He had a beautiful, warm distinctive voice who certainly left his mark. Campbell sold 45 million albums via more than 70 albums. Between all the Billboard charts Campbell placed 80 different tunes on those countdowns – 29 in the Top 10.
Campbell will always be remembered for John Hartford’s “Gentle on My Mind”; Jimmy Webb’s “By the Time I Get to Phoenix”, “Wichita Lineman”, and “Galveston”; Larry Weiss’s “Rhinestone Cowboy”; and Allen Toussaint’s “Southern Nights”.
He was born on April 22, 1936 in a tiny community called Billstown in Pike County Arkansas. He was the seventh son of 12 children.
He is best known for a series of hits in the 1960s and 1970s, and for hosting a variety show called ‘The Glen Campbell Goodtime Hour’ on CBS television.
In 1969 actor John Wayne picked Campbell to play alongside him in the film True Grit, which gave Campbell a Golden Globe nomination for Most Promising Newcomer. Campbell sang the title song which was nominated for an Academy Award.
Campbell was an amazing guitarist. It was his uncle Boo who taught him how to play. At 15 he moved to Albuquerque to join his band and radio show. His first serious group were the ‘Western Wranglers.’
Hi guitar chops soon became famous. By 1960 Campbell was a session player in Los Angeles. He became part of an incredibly respected group of backup musicians called ‘The Wrecking Crew’ playing with Bobby Darin, Ricky Nelson, Dean Martin, Nat King Cole, The Monkees, Nancy Sinatra, Merle Haggard, Jan and Dean, Elvis Presley, Frank Sinatra and Phil Spector.
In 1961 Campbell was at the American Music publishing company writing music as a day job. His first solo charting song, “Turn Around Look at Me”came out the same year. It peaked at #61 on Billboard.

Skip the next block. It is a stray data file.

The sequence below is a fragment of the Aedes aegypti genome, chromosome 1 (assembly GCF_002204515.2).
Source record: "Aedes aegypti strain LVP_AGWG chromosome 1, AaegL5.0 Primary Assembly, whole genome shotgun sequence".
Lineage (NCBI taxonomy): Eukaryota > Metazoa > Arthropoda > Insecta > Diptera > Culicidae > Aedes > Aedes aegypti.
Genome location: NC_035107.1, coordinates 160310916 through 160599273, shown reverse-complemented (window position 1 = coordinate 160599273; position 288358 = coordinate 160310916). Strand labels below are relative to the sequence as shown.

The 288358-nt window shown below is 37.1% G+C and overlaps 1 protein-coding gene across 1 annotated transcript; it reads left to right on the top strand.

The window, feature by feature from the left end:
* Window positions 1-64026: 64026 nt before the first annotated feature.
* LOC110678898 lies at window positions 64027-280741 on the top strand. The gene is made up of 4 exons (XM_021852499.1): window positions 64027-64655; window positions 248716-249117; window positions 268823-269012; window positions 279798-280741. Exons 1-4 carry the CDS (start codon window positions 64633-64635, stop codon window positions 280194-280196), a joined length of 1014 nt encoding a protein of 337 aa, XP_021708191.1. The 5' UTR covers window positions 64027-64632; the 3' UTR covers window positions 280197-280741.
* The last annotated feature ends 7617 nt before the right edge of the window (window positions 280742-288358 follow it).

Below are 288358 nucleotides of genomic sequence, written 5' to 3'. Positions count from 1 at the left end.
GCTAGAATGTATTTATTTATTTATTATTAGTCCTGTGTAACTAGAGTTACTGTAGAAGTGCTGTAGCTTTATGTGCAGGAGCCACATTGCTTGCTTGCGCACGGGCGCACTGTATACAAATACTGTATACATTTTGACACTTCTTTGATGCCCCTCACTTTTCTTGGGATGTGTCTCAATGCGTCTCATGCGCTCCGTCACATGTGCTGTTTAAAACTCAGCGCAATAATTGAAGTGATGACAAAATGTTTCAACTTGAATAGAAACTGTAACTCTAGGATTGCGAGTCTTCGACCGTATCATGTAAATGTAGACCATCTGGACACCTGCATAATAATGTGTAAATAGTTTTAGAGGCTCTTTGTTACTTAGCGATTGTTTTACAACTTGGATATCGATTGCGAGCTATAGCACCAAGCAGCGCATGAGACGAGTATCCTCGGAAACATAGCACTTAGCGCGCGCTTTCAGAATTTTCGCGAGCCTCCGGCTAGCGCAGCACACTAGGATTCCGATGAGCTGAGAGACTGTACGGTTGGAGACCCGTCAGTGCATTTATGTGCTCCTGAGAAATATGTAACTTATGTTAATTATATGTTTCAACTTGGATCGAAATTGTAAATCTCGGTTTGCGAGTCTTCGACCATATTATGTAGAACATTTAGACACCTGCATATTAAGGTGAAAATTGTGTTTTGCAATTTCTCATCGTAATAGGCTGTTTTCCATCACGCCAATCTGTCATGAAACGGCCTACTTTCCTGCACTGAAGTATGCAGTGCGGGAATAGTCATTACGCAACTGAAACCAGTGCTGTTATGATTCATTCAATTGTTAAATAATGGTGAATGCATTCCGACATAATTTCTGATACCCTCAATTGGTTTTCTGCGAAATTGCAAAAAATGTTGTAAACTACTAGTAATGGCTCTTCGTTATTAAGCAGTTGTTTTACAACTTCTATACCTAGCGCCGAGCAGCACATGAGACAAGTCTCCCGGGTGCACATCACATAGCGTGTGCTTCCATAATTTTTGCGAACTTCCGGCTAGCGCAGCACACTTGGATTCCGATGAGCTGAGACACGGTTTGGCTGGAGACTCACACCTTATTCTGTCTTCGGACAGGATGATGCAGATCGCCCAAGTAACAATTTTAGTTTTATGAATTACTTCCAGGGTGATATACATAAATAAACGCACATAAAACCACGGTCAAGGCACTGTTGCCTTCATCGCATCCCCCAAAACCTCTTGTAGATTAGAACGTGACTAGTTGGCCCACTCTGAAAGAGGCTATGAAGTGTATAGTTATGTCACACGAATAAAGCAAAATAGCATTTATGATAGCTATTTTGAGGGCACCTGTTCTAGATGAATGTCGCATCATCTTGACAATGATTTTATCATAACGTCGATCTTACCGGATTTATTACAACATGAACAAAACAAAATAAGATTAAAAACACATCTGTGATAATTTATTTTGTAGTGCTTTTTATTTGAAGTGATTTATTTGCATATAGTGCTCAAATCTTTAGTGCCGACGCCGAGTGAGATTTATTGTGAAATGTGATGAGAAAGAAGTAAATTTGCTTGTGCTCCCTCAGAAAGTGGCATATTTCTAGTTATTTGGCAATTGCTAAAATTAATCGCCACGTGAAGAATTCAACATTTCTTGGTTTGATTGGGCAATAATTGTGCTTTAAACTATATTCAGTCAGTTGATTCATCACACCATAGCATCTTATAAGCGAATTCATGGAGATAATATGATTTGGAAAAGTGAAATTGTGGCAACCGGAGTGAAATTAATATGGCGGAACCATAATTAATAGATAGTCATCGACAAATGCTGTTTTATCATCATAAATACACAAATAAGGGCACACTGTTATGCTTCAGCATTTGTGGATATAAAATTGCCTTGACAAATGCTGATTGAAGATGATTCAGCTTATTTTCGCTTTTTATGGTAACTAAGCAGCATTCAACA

Before the hits came Campbell was on TV Star Route, ABC’s Shindig! and Hollywood Jamboree.
He replaced Brian Wilson in the Beach Boys and played guitar on their classic ‘Pet Sounds’ album. There was also a tour with Ricky Nelson.
Campbell was striving. He was working hard but soon he became the Glen Campbell that we all knew.
His first bonafide hit was the title song from his 1967 album, ‘Gentle on my Mind.’ It would peak at #30 on the country charts.
“By the Time I Get to Phoenix” started to solidify what would become one of the most successful country/pop cross-over acts of all time. He went # 1 on the country charts with “I Wanna Live,” “Wichita Lineman,” “Galveston,” Rhinestone Cowboy,” “Southern Nights.” All hits on the pop charts as well.
“Rhinestone Cowboy,” became a phenomenon. It was his biggest selling 2 million copies.
All the success came at a price, he faced alcoholism and cocaine addiction during his career.
In 2005, Campbell was inducted into the Country Music Hall of Fame.
In June 2011, Campbell announced he had been diagnosed with Alzheimer’s disease. He had been showing symptoms for about six months.
His final performance was at Grammy Awards ceremony held on February 12, 2012. He performed “Rhinestone Cowboy.”
He was one of the great ones. – by John Beaudin
John Beaudin has been in major market radio (Edmonton, Vancouver & Calgary) for 33 years and a music journalist since 1989. He graduated from Broadcasting school as a news man so he would have the skills to write about the artists that inspired him since he bought his first album, “Madman Across The Water” by Elton John as a teen. In the 80’s Beaudin was the host of the syndicated radio show “The Cross Canada Report” which had two version (Rock and A/C). Beaudin was also asked to be a judge at the Juno Awards (Canada’s answer to the Grammys) Twice. He has anchored every position in radio including morning and afternoon drive and was a Program and Music Director for The Breeze and California 103 in Calgary. He currently hosts the popular Lovesongs at QM-FM in Vancouver and on iHeartRadio.
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